The current norm in clinical practice for the treatment of choroidal neovascular membranes (CNVM) secondary to Age-related Macular Degeneration(AMD) involves monthly injections of Ranibizumab until the disease is stabilized. At this point, most physicians tend to follow one of two treatment regimens. 'Treat -and-observe' entails regular follow-up of stable patients, with treatment thereafter only in the presence of disease recurrence. Alternatively, in a 'treat-and-extend' dosing strategy, intervals between treatments are extended as long as disease remains stable. Many clinicians, who employ a treat-and-extend dosing regimen, do not extend their treatment intervals beyond 3 months. However, it is possible that the subgroup of patients on every three months 'treat-and-extend' dosing may represent a uniquely, stable population that would perform particularly well on an observational regimen with regular follow-up. We hypothesize that there will be a low CNVM recurrence rate in wet AMD patients stable on every three months Ranibizumab dosing ('treat-and-extend'), who begin a treat-and-observe protocol.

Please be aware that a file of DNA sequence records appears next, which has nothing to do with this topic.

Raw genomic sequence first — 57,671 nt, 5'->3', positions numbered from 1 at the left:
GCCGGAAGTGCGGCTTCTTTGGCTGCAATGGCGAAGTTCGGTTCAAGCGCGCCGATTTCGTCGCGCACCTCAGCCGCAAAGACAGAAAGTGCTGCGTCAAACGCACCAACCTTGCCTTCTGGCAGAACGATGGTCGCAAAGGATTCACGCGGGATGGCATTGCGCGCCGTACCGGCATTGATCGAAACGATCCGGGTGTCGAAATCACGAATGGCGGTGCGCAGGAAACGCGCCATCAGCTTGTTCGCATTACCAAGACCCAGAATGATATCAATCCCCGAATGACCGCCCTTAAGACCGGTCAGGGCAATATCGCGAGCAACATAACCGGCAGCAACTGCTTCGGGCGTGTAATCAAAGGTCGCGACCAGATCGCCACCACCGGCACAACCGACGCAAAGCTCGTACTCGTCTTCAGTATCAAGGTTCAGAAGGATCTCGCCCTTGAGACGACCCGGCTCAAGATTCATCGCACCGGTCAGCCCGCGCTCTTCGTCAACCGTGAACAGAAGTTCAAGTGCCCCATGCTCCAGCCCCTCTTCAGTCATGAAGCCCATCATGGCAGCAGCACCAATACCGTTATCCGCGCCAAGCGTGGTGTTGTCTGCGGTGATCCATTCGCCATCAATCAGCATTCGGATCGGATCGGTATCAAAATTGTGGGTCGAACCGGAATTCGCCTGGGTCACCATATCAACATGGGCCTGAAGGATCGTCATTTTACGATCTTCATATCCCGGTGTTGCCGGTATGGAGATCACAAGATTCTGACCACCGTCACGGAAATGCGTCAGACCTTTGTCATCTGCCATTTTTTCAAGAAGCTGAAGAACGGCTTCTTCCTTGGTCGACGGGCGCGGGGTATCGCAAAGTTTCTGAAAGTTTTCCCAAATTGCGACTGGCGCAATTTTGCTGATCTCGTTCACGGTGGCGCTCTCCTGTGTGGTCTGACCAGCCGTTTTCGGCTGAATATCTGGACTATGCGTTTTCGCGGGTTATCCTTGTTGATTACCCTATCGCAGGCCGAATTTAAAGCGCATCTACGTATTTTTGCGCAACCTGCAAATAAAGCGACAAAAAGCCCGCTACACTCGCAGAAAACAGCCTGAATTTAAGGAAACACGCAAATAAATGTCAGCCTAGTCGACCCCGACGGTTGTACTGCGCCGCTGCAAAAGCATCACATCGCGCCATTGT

In North America, AMD is the leading cause of irreversible vision loss in those over 65 years of age.1 Vascular endothelial growth factor A (VEGF-A) is a potent promoter of angiogenesis and vascular permeability and its role in the pathogenesis of neovascular AMD is well recognized.2,3 The advent of VEGF inhibitors such Ranibizumab (Lucentis; Genentech Inc.) has revolutionized the management of neovascular AMD. Ranibizumab is an intravitreally administered recombinant, humanized, monoclonal antibody antigen-binding fragment (Fab) that neutralizes all known active forms of VEGF-A. In the landmark phase III clinical studies MARINA, and ANCHOR, Ranibizumab injections were administered monthly over the course of 2 years to eyes with subfoveal CNVMs secondary to AMD. Ranibizumab was shown to not only prevent loss of visual acuity (VA) but also improve VA on average in these patients. 4-6